For many years Palatine residents drove into Deer Grove to collect wood for their stoves. In 1911 Palatine veterinarian Dr. John Wilson developed a portion of the grove along Quentin Road into a recreational complex called Deer Grove Park. This park flourished with the coming of the Palatine, Lake Zurich and Wauconda Railroad. Fearing commercialization, far-sighted Chicagoans realized that the grove needed to be preserved for future generations to enjoy. A legal team under Palatine attorney Ralph Peck Sr. initiated condemnation proceedings against 300 defendants who owned 1200 acres in 102 parcels. It took many battles in court to create the jewel we call the Deer Grove Forest Preserve.
Indian Day, September, 1920, was the brainchild of the Indian Fellowship League and its sponsor, the Chicago Historical Society. Its purpose was to renew American Indian traditions and rituals and reacquaint America with Indian culture. Deer Grove was deemed an appropriate place for the encampment and it was a tremendous success. Siouan Chief Buffalo-Bear and Menominee Chief Oshkosh were among 200 Indians to take part in the celebration. 60,000 people viewed the spectacle over four days and the traffic jams on the skinny roads were horrendous. 200 Palatine Boy Scouts kept crowds a respectable distance from the guests of honor and Pathe Weekly caught it all on a newsreel.
Niles Essanay Silent Film Museum said yesterday that the movie Rule Sixty – Three is a “lost film”. Much of the early efforts at motion picture-making have been lost because of the materials that were used. Nitrate film proved to be extremely flammable. It would even burn underwater! Furthermore it decomposed over time. Another motion picture that is probably lost is The Two Affinities. A portion of this was filmed from a PLZ&W RR baggage car. Right Foot Forward was a two-reel comedy filmed in Palatine in 1920. The directors chose Palatine because we had no paved streets. But the biggest production of all was a Pathe Weekly newsreel shot that same year at Deer Grove on Indian Day.
Some Palatine residents were captured on film in 1915 by Essanay Studios of Chicago. They were used as extras in the two-reel drama Rule Sixty-Three. The film, shot at Lake Zurich, was shown at Seip’s Auditorium in Palatine and around the country in such places as Carbondale, IL, Coshocton, OH, Gettysburg, PA and Salamanca, NY. The drama was described as “showing cold reason trying to get the better of Dan Cupid and suffering ignominious defeat; with Bryant Washburn as one of the lovers.” A check of the Internet Movie Datebase gives further details. Is this a “lost film” or is it lying somewhere waiting to be viewed?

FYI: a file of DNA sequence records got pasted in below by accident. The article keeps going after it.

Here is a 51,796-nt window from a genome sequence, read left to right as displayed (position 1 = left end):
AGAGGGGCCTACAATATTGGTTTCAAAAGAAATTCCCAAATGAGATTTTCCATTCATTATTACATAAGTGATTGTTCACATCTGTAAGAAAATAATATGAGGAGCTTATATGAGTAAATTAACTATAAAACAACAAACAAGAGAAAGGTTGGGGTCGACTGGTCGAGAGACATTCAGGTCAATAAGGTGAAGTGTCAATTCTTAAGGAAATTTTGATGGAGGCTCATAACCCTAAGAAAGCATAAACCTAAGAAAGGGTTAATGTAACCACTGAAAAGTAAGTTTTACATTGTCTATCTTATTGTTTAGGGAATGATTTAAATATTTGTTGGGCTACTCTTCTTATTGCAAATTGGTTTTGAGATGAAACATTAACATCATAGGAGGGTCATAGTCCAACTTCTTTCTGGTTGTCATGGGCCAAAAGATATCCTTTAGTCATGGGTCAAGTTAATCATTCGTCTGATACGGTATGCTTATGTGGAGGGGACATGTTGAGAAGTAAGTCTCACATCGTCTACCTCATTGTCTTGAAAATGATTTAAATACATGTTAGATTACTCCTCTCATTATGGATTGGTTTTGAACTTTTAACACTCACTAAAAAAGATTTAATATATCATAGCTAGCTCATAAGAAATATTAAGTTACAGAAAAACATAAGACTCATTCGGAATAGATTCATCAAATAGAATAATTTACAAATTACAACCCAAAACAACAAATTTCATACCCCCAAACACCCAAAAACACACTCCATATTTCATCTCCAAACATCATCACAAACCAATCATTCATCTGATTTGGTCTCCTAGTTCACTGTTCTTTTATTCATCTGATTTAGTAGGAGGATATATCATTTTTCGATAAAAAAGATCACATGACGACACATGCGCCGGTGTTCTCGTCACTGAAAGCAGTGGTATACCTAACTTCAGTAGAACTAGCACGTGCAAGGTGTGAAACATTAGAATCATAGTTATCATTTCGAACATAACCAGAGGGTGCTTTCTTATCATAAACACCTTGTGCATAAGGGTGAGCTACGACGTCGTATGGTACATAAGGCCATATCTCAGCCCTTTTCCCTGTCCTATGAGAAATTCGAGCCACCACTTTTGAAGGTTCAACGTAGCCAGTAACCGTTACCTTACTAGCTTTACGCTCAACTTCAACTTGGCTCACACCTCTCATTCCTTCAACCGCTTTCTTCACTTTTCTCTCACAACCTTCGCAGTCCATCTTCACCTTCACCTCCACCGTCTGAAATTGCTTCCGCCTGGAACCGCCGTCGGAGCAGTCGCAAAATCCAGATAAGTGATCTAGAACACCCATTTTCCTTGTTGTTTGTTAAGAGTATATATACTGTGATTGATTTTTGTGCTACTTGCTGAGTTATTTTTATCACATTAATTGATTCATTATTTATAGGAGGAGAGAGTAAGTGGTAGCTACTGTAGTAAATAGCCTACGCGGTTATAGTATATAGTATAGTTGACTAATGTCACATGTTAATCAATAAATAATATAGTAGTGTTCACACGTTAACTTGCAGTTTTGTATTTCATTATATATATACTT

Chicago’s northwest suburbs had its share of daredevils in the halcyon days of aviation. Eight-year-old Palatine boy Verton Collignon was the world’s youngest glider pilot, staying in the air 16 seconds. He flew from a field behind Johnson Street. That same year of 1930 saw Arlington Heights Judge Homer Byrd trying to take off from a field at what is now Northwest Community Hospital. He gave the propeller a spin to get it going and lo and behold the plane began moving without him. Tracing a big circle the plane came back to its original spot and the judge leapt for the cockpit but was knocked down by the wing. On the fourth try he managed to subdue the plane!
Sometimes one wonders about the items we find in the newspaper. There are many references in the Daily Herald beginning in 1935 to something called ‘donkey baseball’. Apparently donkeys were trucked in to the games. A game might go like this: The pitcher throws the ball. The batter hits it and then mounts a donkey. The donkey walks toward first base. Meanwhile, the shortstop catches the ball, mounts his donkey and throws the ball to first base. The batter apparently is out because he fell off his donkey and then couldn’t get it to move any further. With a little beer the game soon devolves into a state of confusion and laughter. Did these games really take place in Palatine?
From Palatine drive south on Plum Grove Road sometime and turn right on Old Plum Grove Road. As you travel down the pretty winding lane take a look at the scenery on the left. What you are looking at is the western edge of an ancient stand of trees known as Plum Grove. We have a description of that part of the grove from 173 years ago. Mr. E. L. Berry surveyed this part of Palatine Township for the federal government in 1838. He described what he saw in a set of field notes attached to the survey: “Timber and prairie level, soil good and fit for cultivation. Timber: White Oak, Black Oak, Hickory, Elm, Walnut; Undergrowth: Hickory, Hazle, and Vines.” Is this description still correct?